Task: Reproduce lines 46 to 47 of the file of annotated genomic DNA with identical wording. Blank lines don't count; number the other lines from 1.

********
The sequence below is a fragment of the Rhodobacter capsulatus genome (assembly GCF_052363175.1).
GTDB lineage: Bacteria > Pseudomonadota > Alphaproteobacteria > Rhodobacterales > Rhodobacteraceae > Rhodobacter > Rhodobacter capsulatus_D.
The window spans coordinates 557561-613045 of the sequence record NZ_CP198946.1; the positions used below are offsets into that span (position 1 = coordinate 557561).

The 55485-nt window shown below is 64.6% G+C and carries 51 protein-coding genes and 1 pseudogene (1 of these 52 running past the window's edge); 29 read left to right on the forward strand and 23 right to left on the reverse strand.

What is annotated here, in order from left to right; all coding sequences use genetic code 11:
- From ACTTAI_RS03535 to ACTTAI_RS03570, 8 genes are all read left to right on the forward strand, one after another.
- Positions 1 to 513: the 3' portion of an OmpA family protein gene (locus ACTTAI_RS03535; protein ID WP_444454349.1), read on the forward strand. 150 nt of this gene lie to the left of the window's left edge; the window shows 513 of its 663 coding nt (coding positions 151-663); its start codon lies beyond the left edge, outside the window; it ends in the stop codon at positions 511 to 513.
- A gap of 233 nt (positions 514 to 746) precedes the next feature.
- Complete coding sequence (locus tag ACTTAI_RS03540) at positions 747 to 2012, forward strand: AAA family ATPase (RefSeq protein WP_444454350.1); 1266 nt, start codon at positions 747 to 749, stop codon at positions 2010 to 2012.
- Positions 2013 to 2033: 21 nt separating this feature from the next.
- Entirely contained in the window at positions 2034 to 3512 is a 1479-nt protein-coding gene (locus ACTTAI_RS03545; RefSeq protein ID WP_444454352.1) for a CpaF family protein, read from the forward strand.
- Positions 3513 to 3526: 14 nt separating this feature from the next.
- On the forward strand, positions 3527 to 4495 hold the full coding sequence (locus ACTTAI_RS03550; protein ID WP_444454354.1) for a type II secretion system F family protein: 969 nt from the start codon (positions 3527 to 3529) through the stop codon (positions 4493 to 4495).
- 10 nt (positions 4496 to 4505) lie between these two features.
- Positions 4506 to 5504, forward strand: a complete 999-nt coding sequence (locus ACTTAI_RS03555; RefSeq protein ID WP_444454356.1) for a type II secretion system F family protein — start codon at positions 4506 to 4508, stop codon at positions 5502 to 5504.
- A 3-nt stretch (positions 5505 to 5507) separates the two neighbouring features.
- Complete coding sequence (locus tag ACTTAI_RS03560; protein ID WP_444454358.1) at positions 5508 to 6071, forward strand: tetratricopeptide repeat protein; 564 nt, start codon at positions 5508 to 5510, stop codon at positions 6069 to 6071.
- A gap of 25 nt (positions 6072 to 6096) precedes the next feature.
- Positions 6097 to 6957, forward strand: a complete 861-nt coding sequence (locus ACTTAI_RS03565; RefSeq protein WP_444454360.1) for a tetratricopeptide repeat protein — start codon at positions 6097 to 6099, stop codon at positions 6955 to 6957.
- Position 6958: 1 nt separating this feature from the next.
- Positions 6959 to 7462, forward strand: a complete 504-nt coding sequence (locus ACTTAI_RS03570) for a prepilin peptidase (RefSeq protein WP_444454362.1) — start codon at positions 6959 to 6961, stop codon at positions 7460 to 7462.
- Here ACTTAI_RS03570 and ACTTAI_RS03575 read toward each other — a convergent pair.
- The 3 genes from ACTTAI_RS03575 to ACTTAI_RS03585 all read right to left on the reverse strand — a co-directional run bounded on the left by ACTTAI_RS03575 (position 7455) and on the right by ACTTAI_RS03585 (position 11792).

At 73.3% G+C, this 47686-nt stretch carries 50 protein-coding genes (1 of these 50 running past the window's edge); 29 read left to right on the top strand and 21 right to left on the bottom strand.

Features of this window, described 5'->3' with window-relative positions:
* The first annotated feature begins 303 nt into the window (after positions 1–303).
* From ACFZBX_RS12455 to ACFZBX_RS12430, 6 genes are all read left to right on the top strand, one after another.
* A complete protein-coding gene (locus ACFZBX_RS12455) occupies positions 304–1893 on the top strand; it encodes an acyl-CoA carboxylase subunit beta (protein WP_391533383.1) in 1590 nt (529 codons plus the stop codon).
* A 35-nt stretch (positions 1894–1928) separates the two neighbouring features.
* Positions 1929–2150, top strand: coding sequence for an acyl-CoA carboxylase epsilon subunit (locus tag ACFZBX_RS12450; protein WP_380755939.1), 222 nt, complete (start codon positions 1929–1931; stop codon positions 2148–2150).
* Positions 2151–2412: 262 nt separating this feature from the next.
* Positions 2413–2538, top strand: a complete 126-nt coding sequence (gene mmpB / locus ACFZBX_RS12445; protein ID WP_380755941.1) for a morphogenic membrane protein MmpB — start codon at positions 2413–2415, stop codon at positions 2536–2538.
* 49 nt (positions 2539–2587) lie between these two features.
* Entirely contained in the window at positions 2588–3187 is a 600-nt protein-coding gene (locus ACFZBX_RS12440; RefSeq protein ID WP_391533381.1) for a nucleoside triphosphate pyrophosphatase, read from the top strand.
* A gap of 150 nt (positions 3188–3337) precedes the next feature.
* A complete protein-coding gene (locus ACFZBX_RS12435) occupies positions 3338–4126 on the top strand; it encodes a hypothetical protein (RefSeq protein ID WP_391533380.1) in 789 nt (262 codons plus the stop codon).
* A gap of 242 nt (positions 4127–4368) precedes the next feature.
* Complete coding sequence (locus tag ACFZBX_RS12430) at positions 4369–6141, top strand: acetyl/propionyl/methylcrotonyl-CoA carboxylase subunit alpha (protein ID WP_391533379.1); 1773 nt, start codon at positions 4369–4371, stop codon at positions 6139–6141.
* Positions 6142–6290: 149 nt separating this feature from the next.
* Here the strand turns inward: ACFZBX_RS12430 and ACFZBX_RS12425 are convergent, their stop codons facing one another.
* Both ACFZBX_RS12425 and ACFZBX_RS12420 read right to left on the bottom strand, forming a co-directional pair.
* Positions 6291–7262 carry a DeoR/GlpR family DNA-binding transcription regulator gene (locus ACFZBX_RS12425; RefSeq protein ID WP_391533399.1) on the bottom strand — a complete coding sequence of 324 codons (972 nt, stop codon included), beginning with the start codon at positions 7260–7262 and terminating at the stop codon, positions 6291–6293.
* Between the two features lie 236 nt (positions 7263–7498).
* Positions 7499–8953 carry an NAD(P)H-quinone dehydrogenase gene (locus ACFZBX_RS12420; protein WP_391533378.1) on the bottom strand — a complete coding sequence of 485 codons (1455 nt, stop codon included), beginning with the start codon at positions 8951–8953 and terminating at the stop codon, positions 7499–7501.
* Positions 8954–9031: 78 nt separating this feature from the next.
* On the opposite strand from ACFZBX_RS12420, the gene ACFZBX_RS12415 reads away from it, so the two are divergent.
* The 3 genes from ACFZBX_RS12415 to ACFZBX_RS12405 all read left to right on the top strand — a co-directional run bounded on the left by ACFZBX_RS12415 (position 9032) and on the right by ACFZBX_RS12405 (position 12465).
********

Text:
* On the opposite strand from ACFZBX_RS12420, the gene ACFZBX_RS12415 reads away from it, so the two are divergent.
* The 3 genes from ACFZBX_RS12415 to ACFZBX_RS12405 all read left to right on the top strand — a co-directional run bounded on the left by ACFZBX_RS12415 (position 9032) and on the right by ACFZBX_RS12405 (position 12465).